What you call the "people endowed with power" have a vested interest. What's more, their "power"comes from the legitimacy they get from a representative democratic structure. The Internet Society however does not represent the people on the Internet. Seen from that point of view, there is a problem of legitimacy.
I agree. One could argue that the governments' right is their might from the 18th century as the only entities that can legally muster arms and raise armies and therefore enforce their views. They are clearly legitimate authorities and are generally democratically constituted. However, in the Internet, the power doesn't come from any legal right. Rather it is more a meritocracy based on credibility over time and a track record of good judgement and doing good for the Internet itself.
The Internet Society with the IETF (Internet Engineering Task Force), the IAB (Internet Architecture Board) and IANA (Internet Assigned Numbers Authority) qualify from a long history within the Internet. There is some credibility and authority that comes from that experience and know-how. But responsible use of that authority says we should find ways to proffer power down to the real users even though we may take a leadership role to get there.
There are multiple forms of legitimacy. What we have to worry about is the so-called legal entities constituted by governments if they have too much control. There is the fear on the part of the Internet community that control becomes the key concern of such entities and issues of privacy, censorship or infringement on human rights arise.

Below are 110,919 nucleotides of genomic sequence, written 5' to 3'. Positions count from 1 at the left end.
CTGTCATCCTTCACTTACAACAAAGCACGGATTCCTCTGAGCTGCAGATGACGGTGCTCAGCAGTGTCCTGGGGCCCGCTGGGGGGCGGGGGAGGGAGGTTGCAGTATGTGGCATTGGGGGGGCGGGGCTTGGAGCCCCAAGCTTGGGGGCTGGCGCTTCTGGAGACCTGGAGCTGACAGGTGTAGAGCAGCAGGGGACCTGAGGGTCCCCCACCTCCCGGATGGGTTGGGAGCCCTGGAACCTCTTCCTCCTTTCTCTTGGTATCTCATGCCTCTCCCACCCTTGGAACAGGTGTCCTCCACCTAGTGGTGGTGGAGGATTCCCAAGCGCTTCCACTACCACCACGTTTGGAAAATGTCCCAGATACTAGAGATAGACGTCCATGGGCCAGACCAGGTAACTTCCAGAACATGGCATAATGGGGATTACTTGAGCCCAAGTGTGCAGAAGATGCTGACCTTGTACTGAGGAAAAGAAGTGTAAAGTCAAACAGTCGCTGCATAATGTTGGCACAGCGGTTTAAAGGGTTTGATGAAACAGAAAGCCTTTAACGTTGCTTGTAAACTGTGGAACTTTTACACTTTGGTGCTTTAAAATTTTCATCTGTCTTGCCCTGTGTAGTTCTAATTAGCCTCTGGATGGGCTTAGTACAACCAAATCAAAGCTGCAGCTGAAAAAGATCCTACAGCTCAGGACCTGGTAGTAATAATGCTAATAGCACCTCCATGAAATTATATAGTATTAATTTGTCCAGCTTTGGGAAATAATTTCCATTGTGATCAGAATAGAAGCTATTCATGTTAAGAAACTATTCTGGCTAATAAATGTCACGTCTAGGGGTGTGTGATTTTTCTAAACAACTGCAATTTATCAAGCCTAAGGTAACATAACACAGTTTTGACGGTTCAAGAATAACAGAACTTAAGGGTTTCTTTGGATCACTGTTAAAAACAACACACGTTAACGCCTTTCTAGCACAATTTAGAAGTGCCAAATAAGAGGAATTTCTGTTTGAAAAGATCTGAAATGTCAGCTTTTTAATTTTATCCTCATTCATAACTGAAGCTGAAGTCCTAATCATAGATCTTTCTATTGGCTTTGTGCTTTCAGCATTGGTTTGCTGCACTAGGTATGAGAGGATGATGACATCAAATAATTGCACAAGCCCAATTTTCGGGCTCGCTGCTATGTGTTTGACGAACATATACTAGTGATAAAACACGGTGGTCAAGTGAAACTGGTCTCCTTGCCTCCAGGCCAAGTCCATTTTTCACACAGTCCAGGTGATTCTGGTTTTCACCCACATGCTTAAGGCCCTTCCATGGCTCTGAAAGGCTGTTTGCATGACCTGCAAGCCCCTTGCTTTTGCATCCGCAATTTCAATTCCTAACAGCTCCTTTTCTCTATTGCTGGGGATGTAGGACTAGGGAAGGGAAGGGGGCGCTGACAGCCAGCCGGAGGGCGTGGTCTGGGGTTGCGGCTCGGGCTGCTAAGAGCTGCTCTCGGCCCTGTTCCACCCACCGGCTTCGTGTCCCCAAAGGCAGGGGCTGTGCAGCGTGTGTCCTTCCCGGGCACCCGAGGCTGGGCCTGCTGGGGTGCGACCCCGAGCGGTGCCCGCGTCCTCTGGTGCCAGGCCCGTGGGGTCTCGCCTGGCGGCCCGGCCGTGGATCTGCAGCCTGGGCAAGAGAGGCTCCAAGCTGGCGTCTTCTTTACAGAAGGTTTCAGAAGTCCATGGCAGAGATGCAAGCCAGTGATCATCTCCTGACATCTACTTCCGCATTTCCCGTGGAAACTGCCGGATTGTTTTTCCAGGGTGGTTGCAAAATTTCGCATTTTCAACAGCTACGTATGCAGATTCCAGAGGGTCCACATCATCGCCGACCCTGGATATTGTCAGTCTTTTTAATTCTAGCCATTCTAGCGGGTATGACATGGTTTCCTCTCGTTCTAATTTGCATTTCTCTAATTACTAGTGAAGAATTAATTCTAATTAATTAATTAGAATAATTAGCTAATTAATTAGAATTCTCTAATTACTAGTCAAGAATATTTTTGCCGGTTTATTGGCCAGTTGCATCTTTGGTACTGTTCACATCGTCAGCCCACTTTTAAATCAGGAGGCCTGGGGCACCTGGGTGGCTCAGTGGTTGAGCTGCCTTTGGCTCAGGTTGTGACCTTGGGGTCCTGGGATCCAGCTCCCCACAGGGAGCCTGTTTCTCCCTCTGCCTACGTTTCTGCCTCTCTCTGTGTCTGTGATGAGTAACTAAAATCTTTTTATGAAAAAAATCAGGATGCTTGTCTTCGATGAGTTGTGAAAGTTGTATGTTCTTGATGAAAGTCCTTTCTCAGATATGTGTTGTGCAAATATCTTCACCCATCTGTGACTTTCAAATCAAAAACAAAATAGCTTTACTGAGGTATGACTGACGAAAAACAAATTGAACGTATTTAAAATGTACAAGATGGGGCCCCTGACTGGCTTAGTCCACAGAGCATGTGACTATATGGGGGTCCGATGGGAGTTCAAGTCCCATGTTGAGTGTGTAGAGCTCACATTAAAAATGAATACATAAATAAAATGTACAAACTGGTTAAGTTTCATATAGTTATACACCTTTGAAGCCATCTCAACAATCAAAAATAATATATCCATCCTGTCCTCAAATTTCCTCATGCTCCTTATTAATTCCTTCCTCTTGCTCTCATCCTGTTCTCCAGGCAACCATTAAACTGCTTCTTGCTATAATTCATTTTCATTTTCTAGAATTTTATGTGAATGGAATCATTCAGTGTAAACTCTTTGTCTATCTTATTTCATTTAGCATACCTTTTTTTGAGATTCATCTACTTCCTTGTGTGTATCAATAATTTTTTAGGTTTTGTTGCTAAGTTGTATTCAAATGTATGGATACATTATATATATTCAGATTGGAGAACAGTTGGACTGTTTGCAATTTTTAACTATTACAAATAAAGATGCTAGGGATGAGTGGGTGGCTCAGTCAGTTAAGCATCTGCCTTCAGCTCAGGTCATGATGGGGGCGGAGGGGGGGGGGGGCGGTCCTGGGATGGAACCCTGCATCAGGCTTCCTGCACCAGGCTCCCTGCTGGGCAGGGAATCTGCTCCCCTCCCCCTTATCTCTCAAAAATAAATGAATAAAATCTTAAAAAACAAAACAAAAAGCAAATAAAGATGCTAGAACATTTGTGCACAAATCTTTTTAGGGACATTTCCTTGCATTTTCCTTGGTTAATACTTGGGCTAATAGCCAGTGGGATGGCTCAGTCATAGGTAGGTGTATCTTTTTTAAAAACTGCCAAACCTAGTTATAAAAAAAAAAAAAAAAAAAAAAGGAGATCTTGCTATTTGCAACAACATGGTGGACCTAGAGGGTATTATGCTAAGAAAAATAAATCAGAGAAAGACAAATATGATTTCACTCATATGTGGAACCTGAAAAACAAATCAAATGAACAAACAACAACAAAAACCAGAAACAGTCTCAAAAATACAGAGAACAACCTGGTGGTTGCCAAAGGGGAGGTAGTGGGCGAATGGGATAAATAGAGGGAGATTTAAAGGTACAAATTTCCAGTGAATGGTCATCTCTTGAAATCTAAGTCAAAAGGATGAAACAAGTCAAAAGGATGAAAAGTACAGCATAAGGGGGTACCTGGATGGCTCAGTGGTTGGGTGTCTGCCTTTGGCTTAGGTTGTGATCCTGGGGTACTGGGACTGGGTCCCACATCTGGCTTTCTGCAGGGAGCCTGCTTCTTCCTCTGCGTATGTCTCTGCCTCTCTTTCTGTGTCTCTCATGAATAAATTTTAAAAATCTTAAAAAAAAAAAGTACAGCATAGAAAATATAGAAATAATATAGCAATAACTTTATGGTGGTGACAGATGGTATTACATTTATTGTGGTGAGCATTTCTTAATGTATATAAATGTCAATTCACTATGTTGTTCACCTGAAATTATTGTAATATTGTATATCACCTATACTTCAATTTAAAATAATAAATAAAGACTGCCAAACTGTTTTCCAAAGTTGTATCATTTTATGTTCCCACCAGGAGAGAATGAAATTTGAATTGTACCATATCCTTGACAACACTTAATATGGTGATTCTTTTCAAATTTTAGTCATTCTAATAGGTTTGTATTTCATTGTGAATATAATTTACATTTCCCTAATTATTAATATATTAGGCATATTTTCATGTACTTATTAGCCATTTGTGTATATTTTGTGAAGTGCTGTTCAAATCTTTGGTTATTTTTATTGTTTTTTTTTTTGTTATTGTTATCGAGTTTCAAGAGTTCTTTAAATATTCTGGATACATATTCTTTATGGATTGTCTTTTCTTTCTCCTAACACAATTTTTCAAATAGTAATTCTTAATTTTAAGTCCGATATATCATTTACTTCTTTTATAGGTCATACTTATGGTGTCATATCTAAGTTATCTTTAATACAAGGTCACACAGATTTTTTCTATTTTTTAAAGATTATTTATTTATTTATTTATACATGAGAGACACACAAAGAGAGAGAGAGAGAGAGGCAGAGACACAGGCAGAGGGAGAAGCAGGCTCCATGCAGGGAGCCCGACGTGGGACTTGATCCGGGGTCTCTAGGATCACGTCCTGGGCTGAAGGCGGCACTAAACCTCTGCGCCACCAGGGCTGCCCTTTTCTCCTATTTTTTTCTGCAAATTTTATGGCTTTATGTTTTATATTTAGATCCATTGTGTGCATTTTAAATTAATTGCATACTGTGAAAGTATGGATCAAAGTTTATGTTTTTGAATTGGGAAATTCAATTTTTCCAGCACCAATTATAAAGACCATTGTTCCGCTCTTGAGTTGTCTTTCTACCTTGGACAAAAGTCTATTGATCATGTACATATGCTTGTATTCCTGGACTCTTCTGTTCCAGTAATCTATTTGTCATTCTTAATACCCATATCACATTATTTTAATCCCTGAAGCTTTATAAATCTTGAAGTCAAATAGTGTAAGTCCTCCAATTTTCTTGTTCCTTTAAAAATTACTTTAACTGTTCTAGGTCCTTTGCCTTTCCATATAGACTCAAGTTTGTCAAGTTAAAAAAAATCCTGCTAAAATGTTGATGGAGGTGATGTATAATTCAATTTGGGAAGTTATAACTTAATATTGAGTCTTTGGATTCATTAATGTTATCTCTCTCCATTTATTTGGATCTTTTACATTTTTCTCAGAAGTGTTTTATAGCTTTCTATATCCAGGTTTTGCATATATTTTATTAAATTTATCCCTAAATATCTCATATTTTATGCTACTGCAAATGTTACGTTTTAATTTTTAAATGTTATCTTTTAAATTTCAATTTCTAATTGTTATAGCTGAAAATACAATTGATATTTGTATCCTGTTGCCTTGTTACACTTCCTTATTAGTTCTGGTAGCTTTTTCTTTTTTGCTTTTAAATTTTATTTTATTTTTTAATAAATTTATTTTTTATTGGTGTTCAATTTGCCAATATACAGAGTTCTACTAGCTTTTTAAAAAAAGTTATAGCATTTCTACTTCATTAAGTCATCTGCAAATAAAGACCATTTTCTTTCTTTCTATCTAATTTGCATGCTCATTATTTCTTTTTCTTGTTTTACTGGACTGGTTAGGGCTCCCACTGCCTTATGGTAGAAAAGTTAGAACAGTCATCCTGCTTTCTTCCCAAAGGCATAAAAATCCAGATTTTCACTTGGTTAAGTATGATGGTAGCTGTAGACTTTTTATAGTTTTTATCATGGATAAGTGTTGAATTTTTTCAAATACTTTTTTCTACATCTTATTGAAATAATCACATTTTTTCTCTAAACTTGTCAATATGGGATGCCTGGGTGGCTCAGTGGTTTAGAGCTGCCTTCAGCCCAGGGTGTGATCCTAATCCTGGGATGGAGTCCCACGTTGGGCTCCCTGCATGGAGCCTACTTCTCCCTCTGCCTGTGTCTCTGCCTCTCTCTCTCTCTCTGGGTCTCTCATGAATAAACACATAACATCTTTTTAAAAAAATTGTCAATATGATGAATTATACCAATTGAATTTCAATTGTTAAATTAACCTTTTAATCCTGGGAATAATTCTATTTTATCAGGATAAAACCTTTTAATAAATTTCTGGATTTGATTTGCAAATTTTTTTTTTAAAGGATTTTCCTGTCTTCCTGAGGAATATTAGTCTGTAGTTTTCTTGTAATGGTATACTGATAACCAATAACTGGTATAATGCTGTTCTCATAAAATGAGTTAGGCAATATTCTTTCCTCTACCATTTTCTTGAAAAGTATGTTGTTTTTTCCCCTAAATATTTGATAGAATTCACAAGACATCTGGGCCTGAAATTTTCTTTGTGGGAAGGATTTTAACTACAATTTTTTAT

One of the problems with many representative bodies is that they no longer have a satisfactory connection with those who have elected them. You talk of getting "down to the base". One of the things the Internet Society could do more of is providing and developing the know-how about such issues...
You are quite right. The development of proposals to be debated and modified is a good procedure, as long as you don't assert too much ownership over the ideas and allow them to be modified to better fit everybody. Something is not going to magically appear from the mass of users. Some organisations in a "leadership" role will probably put forth concepts and ideas for resolving issues or for operating parts of the Internet or establishing guidelines for the use of the Internet. But they have to be put forth in a way that can be debated, discussed, modified and evolved by the larger Internet community. If they are not but everybody accepts them, that is fine too. As long as propositions are always open to be evolved for the use of the Internet community we are going to have a flourishing Internet.
The work on the domain name question involved a great deal of awareness work on the part of those involved in relation to certain key government people and organisations. One could imagine this being another key role of the Internet Society.
In fact, much more than was ever known, we did reach out to government agencies both in the US and elsewhere as well as corporations, businesses and groups around the world, letting them know what was going on, to try and involve them. The reach of ISOC throughout the world - with over 60% of membership now outside the US - provides an increasing ability to involve, to reach and to spread the word. Education after all is one of our primary tenets. It isn't just lobbying, it is educating with the intent of enriching the ultimate views and results of the effort.
Interview by Alan McCluskey, Telecom Interactive, Geneva, September 1997
Models of governance? The example of IAHC as an indication of how the Internet could be run. - 28 Feb 97
What's in a name? Changes in the domain name system. - 23 Jan 97
Legitimacy and pertinence The future role of the Internet Society - 21 Jan 97
Internet meets society About the role of the Internet Society - 4 July 96